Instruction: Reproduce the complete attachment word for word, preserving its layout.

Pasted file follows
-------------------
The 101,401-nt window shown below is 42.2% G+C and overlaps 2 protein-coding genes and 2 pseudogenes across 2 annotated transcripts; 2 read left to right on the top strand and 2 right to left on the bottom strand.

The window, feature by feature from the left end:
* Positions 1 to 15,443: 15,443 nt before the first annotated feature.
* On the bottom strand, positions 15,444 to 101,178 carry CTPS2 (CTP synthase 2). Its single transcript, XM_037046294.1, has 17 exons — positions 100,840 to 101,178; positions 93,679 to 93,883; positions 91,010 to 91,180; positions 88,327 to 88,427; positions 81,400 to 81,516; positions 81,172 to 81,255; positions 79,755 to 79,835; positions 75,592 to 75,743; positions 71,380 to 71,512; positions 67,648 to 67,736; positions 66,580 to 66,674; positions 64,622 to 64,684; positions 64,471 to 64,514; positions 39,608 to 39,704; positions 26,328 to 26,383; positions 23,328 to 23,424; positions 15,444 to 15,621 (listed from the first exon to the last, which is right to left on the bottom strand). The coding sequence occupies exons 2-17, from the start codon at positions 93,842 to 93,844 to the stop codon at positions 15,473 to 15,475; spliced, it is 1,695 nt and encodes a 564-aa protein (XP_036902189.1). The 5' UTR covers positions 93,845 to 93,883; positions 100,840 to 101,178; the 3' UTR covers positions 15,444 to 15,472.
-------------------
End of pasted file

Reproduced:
The 101,401-nt window shown below is 42.2% G+C and overlaps 2 protein-coding genes and 2 pseudogenes across 2 annotated transcripts; 2 read left to right on the top strand and 2 right to left on the bottom strand.

The window, feature by feature from the left end:
* Positions 1 to 15,443: 15,443 nt before the first annotated feature.
* On the bottom strand, positions 15,444 to 101,178 carry CTPS2 (CTP synthase 2). Its single transcript, XM_037046294.1, has 17 exons — positions 100,840 to 101,178; positions 93,679 to 93,883; positions 91,010 to 91,180; positions 88,327 to 88,427; positions 81,400 to 81,516; positions 81,172 to 81,255; positions 79,755 to 79,835; positions 75,592 to 75,743; positions 71,380 to 71,512; positions 67,648 to 67,736; positions 66,580 to 66,674; positions 64,622 to 64,684; positions 64,471 to 64,514; positions 39,608 to 39,704; positions 26,328 to 26,383; positions 23,328 to 23,424; positions 15,444 to 15,621 (listed from the first exon to the last, which is right to left on the bottom strand). The coding sequence occupies exons 2-17, from the start codon at positions 93,842 to 93,844 to the stop codon at positions 15,473 to 15,475; spliced, it is 1,695 nt and encodes a 564-aa protein (XP_036902189.1). The 5' UTR covers positions 93,845 to 93,883; positions 100,840 to 101,178; the 3' UTR covers positions 15,444 to 15,472.